The stress was just as much brought on by a great passion and enthusiasm over many years and my own expectations about what I would achieve.
What happened to me was that I never really switched it off. In the end I didn’t even like football. It’s impossible to say exactly where or when it became too much.
Similarities between people with ME
I’ve met many others with ME and have actually contributed to about a dozen recovering, through talks with me and training advice. I could see the similarities between us – how alike we were in personality. These were the recurring characteristics: we don’t know how to say ‘no’, we work hard, we are very intelligent in some areas, but completely clueless in others, we are strict with ourselves, and we are ambitious. Often we’ve made a wrong choice in life. It can be the choice of spouse, career or something else that’s fundamentally off, such as an event in the past we’ve never really dealt with – we may not be aware of it ourselves. Living with that kind of subconscious or conscious pressure over a long period of time burns us out. ME is in my opinion a burnt-out state that doesn’t pass. For me it was football that kept my stress levels sky high for years before I finally buckled under.
I’ve met many others with ME and have actually contributed to about a dozen recovering, through talks with me and training advice.
I consider the Norwegian healthcare system highly competent and professional. I have personally lived through ME, recovered, and even if it may seem big-headed, I genuinely believe I can see now how simple ME really is. That’s why it’s so difficult to understand why scientists, medicine and the healthcare system make it so complicated. I never got help and had to solve the puzzle myself. There seems to be a serious lack of knowledgeand the Norwegian system appears largely to ignore the psychological aspect of ME. I don’t see any reason why a lot of people with ME couldn’t get much better fast with relatively simple methods just like I did.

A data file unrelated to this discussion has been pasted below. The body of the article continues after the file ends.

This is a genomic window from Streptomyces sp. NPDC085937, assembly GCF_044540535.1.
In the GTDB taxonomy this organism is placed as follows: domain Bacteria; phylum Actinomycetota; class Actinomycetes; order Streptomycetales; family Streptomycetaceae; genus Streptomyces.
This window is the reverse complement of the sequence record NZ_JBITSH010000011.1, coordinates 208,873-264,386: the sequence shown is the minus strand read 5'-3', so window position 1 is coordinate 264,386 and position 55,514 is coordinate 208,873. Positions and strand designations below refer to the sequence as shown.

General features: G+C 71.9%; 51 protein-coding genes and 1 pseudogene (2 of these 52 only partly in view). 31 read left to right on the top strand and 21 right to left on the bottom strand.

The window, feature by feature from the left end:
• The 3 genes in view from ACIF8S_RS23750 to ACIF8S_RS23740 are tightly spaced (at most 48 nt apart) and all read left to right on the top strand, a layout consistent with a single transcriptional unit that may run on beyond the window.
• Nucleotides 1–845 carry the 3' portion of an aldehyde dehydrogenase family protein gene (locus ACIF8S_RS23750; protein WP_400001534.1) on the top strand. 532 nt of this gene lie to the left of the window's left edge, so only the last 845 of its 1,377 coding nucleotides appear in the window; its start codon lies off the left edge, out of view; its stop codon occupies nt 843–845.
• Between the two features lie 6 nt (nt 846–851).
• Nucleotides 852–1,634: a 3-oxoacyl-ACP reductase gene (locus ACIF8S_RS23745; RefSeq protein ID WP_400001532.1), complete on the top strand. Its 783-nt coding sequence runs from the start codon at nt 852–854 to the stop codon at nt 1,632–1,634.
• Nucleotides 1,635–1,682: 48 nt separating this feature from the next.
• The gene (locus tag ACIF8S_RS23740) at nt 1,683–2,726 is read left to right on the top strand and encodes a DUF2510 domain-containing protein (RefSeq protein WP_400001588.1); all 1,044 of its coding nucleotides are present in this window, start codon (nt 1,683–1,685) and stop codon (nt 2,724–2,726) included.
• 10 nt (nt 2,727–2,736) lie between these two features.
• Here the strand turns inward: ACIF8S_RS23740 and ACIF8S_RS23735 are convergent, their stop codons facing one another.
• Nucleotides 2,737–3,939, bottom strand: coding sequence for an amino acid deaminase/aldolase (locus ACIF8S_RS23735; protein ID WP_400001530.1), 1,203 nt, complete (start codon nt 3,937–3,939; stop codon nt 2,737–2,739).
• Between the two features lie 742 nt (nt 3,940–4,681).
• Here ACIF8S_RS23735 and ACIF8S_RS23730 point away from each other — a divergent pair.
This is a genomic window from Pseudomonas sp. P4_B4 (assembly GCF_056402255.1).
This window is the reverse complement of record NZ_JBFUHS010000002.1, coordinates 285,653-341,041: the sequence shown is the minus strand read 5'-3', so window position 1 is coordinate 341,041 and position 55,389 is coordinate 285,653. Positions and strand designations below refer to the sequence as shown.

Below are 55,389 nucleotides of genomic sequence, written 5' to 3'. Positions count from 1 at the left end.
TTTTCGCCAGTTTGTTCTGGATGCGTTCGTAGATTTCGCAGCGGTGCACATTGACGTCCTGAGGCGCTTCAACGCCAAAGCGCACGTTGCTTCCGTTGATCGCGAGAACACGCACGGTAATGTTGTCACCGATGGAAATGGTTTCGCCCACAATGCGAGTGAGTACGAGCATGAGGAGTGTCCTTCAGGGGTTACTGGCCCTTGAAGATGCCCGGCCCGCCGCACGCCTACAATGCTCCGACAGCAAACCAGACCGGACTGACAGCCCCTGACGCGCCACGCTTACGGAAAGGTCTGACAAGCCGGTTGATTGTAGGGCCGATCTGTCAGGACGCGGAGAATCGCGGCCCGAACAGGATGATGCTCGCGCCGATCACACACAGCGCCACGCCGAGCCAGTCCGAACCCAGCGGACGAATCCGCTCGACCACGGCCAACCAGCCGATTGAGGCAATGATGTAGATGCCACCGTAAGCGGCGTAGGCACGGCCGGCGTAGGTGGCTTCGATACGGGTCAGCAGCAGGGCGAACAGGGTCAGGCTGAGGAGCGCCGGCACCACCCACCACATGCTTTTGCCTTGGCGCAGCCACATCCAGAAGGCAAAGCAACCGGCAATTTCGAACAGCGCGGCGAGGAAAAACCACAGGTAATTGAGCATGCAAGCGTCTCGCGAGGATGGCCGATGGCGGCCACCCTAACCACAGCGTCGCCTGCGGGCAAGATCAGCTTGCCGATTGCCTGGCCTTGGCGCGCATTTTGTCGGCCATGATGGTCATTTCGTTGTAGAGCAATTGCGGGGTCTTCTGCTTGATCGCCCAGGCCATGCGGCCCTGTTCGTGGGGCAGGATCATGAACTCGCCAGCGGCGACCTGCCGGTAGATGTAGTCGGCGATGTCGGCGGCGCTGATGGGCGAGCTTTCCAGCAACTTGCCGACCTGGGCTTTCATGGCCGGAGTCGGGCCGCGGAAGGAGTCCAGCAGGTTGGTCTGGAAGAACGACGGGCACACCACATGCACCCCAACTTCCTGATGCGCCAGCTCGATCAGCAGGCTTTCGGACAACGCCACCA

Today I’m living a privileged life. I run a real estate company and work out every day. I can even enjoy following football once in a while, but I never play.
Arild Berg has previously described his story in an interview with Bodonu.no, and a lot of this personal story is based on that article.
In June 2019 Arild Berg died, choosing to leave us. This reminds us that leaving ME/CFS behind does noe mean life becomes easy or problem free. As the priest noted in his public funeral on July 4, he unfortunately developed an addiction problem during the last years of his life. We continue to publish his story as it is still full of insight in agreement with his family.